The frequency of cyberattacks is increasing and shows no signs of abating. This rise has put individuals, governments, and organizations on high alert. People are becoming more aware of where their personal information is going, governments are implementing regulations to protect their citizens, and companies are dedicating more resources to safeguard their operations from cybercrime.
Despite these efforts, many organizations’ measures fall short. Cybercriminals continually adjust their tactics to capitalize on new vulnerabilities and changes in consumer behavior. For instance, when the pandemic caused a sudden shift to remote work, cybercriminals exploited software weaknesses to disrupt computer systems. The FBI’s Internet Crime Complaint Center reported a rise of nearly 50% in suspected internet crime from 2019 to 2020, with losses surpassing $4.2 billion, reports McKinsey.
Cybersecurity trends expected in the next three to five years
Cybersecurity risks are dynamic and persistent, requiring companies to adopt a proactive, forward-looking approach to stay ahead of potential disruptions. There are three significant cybersecurity trends that organizations must consider:
- On-demand access to data – The demand for on-demand access to ubiquitous data and information platforms is growing, particularly with the shift towards mobile platforms and remote work. This dependence on large data sets increases the likelihood of a breach, which can be particularly costly given the amount of data organizations now collect about their customers. To manage and protect this data, new technology platforms are needed.
- Increase in usage of advanced technologies in hacking – Hackers are using advanced technologies such as AI, automation, and machine learning to launch increasingly sophisticated attacks. Hacking is now a multibillion-dollar industry, complete with institutional hierarchies and R&D budgets, and these tools can significantly reduce the end-to-end life cycle of an attack. Additionally, other technologies are making known forms of attacks, such as ransomware and phishing, easier to mount and more common.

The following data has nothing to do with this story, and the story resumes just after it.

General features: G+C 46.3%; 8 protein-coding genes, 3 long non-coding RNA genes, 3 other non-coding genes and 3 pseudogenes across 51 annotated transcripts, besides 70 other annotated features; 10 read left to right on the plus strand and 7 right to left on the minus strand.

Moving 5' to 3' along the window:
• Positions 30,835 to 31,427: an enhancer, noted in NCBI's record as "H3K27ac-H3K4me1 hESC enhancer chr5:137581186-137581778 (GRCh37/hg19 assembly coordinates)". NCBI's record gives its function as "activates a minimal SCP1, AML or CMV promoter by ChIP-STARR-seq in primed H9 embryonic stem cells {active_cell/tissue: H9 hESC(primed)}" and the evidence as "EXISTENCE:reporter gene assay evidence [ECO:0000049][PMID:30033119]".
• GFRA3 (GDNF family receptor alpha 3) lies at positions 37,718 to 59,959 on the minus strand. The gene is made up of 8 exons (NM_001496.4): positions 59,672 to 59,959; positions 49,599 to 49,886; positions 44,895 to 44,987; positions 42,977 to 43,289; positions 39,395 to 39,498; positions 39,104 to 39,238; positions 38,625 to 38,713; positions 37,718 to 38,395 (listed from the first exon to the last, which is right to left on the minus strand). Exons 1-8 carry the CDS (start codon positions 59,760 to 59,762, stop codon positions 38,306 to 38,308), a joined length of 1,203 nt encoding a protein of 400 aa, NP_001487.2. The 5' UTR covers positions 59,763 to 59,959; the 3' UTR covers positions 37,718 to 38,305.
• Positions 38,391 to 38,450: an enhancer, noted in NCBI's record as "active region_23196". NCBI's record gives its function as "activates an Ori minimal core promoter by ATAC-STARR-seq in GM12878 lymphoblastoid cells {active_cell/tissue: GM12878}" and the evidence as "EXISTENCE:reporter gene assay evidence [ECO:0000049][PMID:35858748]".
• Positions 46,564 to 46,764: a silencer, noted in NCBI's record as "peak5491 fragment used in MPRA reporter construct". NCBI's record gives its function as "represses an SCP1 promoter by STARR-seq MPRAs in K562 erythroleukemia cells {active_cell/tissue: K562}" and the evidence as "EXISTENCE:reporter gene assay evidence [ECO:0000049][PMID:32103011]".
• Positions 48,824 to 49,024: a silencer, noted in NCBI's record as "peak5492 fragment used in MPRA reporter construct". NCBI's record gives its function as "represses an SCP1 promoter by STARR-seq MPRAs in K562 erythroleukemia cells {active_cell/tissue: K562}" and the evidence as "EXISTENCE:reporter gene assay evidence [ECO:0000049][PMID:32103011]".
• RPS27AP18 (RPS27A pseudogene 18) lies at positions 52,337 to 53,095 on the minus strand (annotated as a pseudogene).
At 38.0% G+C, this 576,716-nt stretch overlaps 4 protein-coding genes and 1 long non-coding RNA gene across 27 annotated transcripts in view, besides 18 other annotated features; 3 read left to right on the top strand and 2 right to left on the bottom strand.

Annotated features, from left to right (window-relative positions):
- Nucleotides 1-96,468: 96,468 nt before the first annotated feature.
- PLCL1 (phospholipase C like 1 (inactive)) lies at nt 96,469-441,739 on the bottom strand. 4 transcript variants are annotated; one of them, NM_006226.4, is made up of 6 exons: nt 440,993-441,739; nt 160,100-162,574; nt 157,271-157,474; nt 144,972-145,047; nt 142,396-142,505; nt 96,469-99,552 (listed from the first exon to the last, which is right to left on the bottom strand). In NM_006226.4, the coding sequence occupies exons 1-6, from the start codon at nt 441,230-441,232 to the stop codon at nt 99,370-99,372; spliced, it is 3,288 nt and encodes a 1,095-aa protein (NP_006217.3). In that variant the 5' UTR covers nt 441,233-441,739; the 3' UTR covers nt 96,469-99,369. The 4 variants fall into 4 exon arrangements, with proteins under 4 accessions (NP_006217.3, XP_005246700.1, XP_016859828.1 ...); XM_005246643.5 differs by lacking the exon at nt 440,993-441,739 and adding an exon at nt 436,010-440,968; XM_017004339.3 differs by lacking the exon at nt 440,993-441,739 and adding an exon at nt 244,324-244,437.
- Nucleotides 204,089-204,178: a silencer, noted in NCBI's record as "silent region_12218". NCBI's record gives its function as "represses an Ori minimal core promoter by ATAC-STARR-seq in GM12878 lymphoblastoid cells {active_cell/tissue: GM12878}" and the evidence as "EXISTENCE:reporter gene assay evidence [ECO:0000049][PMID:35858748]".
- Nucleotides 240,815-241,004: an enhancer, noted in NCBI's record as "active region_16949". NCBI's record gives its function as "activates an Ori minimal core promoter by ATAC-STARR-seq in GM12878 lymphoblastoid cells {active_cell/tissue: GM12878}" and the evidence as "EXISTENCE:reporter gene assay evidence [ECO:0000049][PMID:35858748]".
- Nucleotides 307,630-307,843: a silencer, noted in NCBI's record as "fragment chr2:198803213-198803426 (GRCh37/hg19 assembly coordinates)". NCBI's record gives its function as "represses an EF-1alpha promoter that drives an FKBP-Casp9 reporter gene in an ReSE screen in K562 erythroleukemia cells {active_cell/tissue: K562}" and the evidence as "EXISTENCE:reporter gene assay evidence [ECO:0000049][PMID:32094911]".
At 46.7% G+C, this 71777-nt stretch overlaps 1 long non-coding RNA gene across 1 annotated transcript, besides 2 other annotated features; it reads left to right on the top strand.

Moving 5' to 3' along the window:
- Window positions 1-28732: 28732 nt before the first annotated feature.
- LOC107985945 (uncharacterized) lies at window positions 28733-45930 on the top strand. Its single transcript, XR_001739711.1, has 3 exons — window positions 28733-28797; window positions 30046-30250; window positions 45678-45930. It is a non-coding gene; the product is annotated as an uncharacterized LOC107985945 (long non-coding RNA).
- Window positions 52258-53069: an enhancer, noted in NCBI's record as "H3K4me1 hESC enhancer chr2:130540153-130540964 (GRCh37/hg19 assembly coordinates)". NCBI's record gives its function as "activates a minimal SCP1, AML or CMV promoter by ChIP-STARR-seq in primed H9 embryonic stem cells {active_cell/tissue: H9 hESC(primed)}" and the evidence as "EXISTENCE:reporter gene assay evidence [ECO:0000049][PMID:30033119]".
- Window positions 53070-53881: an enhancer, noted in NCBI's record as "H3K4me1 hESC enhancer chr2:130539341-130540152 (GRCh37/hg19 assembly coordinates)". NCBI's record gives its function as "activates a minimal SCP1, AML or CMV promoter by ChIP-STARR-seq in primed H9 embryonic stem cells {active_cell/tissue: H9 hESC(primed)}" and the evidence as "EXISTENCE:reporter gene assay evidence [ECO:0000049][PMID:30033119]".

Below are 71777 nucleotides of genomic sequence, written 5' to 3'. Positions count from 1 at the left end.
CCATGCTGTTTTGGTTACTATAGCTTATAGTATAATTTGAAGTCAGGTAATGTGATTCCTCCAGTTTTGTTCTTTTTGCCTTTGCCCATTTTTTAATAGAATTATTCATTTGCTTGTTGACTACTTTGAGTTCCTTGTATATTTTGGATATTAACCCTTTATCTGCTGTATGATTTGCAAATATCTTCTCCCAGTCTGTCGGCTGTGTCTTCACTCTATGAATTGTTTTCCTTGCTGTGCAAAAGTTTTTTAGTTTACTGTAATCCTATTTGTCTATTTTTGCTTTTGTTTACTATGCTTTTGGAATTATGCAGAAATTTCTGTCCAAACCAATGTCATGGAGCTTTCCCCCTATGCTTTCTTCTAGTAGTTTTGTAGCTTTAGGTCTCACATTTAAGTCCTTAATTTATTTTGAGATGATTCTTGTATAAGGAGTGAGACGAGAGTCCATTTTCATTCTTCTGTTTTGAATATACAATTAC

- Lack of expertise – The regulatory landscape is growing, and organizations are facing a shortage of resources, knowledge, and talent to keep up with the evolving cybersecurity threat. Many organizations lack the expertise needed to effectively manage cybersecurity, and this shortfall is growing as regulators increase their scrutiny of cybersecurity practices in corporations.
What steps can cybersecurity providers take?
To address the current cybersecurity landscape, providers can concentrate on four essential areas:
Cloud technologies – As many organizations continue to migrate to the cloud, cybersecurity providers should offer protection for both general and specialized cloud configurations.
Pricing – Most current cybersecurity solutions are not aimed at small- to medium-sized businesses. Providers must target this market by creating products that are tailored to their specific needs.
Artificial intelligence (AI) – There is significant potential for innovative AI and machine learning in the cybersecurity field, but operators find it difficult to trust autonomous intelligent cyber defense platforms and products. Providers should focus on developing AI and machine-learning products that augment the efficiency of human analysts.
Managed services – The demand for full-service offerings is projected to rise by up to 10% annually over the next three years. Providers should develop bundled offerings that include critical use cases, and they should prioritize outcomes over technology.
In conclusion, the rapidly evolving cybersecurity threat landscape demands that providers adapt their strategies to accordingly. These measures will be crucial in ensuring the safety and security of organizations and individuals alike.
Source: McKinsey & Company